“We also need the federal government to put pressure on Mexico to enforce social distancing and shelter-in-place policies as we have done in the United States,” they wrote.
Not Flattening the Curve
Of San Diego County’s 3,141 confirmed COVID-19 patients as of Monday, 796 reported addresses within six zip codes near the border, five times what was reported three weeks earlier.
“There is a misperception that San Diego and Southern California are flattening the curve and therefore supplies and attention can go elsewhere. That is not the case,” their letter to Azar said.
The Sharp system operates 1,810 beds, but its Sharp Chula Vista hospital has borne the brunt of the epidemic here. As of Monday, its system had absorbed 38% of the county’s COVID patients who required hospitalization, with 134 of them currently occupying a bed, Gross said. Half of those patients were at Sharp Chula Vista, the 487-bed facility just 7 miles from the Tijuana border. In addition, Sharp’s three medical groups near the border have been seeing and testing patients, with about one in five being positive for COVID-19.
Scripps Chula Vista, a 173-bed acute care hospital also near Tijuana, now has 35 COVID-19 patients, or nearly half of the COVID-19 patients now in Scripps hospitals. The two hospital chiefs say their 10 hospitals combined have cared for 60% of the county’s COVID-19 patients requiring hospitalization since the epidemic began.
At both hospitals, many COVID-19 patients are extremely sick, with 22 on ventilators and 25 in the intensive care unit in the Scripps system, Van Gorder said.
Baja in Trouble
Adding to these challenges is that Tijuana “is having an immense, immense crisis with this pandemic,” Gross said. “Their hospitals are full, and we’re hearing stories of ambulance and pre-hospital care programs being overwhelmed, and a very high mortality rate within Tijuana. And we know they are very, very challenged with inadequate personal protective equipment supplies.”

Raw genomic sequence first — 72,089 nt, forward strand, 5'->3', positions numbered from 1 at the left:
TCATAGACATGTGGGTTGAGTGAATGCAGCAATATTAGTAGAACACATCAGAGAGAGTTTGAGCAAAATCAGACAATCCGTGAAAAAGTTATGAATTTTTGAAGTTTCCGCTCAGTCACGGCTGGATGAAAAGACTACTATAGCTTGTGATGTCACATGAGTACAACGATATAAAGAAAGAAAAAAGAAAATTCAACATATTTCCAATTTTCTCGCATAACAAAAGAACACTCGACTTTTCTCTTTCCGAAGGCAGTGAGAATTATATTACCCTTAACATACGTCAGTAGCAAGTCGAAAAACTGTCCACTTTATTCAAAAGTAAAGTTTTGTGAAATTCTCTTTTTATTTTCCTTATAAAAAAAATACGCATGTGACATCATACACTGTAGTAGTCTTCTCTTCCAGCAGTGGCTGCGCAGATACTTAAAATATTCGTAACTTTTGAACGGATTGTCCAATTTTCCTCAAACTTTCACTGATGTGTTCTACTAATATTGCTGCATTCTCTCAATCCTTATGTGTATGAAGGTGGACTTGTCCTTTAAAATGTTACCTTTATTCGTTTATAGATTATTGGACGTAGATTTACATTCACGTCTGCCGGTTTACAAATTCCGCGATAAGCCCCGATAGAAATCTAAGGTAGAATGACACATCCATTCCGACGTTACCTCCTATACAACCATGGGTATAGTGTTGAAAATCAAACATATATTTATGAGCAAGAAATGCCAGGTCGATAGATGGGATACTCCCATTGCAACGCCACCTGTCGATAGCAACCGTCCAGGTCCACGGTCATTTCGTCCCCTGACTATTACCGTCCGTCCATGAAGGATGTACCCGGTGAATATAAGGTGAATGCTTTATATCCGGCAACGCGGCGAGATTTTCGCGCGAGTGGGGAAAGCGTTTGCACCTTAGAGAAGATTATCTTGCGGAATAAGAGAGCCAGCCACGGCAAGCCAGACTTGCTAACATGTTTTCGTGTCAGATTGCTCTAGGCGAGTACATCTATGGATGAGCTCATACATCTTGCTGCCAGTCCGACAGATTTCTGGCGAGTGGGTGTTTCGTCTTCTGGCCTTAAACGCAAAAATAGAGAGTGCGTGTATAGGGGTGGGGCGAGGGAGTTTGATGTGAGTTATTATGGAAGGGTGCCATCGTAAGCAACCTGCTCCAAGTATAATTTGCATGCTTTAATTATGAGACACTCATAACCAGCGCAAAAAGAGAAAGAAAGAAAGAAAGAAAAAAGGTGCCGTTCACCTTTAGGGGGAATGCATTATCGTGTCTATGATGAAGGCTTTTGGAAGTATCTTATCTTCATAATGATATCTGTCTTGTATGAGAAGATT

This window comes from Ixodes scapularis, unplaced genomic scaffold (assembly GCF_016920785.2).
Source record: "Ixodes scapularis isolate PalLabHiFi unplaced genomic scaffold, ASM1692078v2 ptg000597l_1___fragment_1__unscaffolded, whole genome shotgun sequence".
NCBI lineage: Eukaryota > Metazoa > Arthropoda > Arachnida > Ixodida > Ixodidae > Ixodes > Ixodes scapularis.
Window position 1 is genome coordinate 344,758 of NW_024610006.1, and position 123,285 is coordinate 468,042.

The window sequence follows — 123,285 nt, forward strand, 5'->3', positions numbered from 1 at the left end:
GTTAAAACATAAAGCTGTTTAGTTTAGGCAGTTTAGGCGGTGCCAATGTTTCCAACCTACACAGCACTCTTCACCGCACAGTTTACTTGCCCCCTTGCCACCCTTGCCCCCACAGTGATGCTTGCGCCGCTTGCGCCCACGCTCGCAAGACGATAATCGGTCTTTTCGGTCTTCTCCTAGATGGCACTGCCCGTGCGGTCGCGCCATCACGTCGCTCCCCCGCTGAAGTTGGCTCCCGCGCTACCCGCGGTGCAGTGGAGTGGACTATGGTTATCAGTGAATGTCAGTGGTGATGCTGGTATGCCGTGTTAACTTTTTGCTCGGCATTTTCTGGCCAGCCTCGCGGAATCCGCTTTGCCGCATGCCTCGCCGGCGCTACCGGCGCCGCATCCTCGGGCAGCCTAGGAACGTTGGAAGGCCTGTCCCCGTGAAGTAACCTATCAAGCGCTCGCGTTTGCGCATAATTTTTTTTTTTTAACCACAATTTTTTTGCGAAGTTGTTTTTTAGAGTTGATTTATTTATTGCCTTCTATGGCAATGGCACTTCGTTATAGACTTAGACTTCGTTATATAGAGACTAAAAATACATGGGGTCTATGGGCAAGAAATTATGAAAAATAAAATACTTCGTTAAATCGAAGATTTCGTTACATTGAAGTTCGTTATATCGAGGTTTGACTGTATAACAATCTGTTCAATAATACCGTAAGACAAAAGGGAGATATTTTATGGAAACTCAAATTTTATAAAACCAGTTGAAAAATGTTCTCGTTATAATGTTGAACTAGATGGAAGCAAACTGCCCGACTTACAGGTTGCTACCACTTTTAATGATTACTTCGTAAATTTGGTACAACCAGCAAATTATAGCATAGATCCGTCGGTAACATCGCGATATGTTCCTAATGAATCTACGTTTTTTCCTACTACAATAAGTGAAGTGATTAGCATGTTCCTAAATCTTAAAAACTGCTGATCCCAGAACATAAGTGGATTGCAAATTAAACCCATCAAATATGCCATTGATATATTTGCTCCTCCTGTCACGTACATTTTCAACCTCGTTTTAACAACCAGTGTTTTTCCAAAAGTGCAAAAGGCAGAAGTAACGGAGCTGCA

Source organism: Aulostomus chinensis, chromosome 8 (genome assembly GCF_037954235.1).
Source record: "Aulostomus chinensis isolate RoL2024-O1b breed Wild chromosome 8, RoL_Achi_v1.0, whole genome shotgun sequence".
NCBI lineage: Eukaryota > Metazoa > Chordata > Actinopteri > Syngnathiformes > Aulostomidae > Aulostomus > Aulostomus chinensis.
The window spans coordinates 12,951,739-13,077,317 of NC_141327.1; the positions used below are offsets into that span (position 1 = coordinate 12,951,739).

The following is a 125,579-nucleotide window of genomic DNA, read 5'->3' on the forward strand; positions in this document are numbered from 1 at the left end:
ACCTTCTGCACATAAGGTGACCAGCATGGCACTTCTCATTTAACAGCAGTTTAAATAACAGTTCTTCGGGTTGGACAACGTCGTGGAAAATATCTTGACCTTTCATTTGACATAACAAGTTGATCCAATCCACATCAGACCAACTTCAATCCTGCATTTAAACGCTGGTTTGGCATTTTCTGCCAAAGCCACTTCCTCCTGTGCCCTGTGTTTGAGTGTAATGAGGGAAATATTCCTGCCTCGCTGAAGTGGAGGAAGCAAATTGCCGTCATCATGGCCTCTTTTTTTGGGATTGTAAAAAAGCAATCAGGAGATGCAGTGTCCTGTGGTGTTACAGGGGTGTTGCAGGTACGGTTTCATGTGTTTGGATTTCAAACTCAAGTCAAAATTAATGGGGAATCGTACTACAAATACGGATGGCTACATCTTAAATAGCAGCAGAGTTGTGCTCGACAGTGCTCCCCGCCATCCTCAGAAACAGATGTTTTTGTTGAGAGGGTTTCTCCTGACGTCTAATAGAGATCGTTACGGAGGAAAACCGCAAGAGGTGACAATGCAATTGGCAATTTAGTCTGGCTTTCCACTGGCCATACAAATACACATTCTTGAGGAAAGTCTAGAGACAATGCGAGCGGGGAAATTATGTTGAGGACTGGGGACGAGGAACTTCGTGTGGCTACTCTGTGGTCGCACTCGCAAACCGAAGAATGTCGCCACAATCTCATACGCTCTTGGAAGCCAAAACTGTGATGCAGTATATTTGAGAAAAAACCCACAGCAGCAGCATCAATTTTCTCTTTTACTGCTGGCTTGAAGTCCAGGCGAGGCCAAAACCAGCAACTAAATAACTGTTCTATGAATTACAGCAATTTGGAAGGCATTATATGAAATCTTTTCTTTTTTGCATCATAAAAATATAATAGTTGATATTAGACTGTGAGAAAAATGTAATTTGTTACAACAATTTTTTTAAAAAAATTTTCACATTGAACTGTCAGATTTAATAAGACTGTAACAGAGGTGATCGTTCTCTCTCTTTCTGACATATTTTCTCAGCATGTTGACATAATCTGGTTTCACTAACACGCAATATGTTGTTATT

As of last week, “they had just a handful of ventilators in the entire (Tijuana) community, and we have unofficial requests coming to San Diego for personal protective equipment, ventilators, and other supplies. They have a real issue in Baja, and they are our neighbors,” Van Gorder said.
He said the lack of supplies in Baja California hospitals and growing infections in Mexico may push more people to seek care in San Diego, especially if they have family or jobs here, and that’s a worrisome concern.
“We have cases all the time where someone is dropped off at the border and a U.S. ambulance is called to take that patient to the closest emergency department, and that would be Scripps Mercy Chula Vista or Sharp Chula Vista,” he said. On Tuesday, the Scripps hospital was in the process of testing nine patients with symptoms suggesting COVID-19, and four of them had come back positive, with most of the others pending. “Of the nine, five have a definite cross-border travel history within the past week or so,” Van Gorder said.
Unfortunately, “our supplies are so tight, I don’t think there’s any healthcare system here that can afford to send a whole shipment of our supplies down there. We don’t know whether we’re going to have a spike. And we’re easing up on restrictions, letting people go to the beach again. It won’t be long before we’ll open up some other businesses and I clearly think we’re going to see camel humps.”
It’s also unclear how well that those living south of the border are observing prevention guidelines.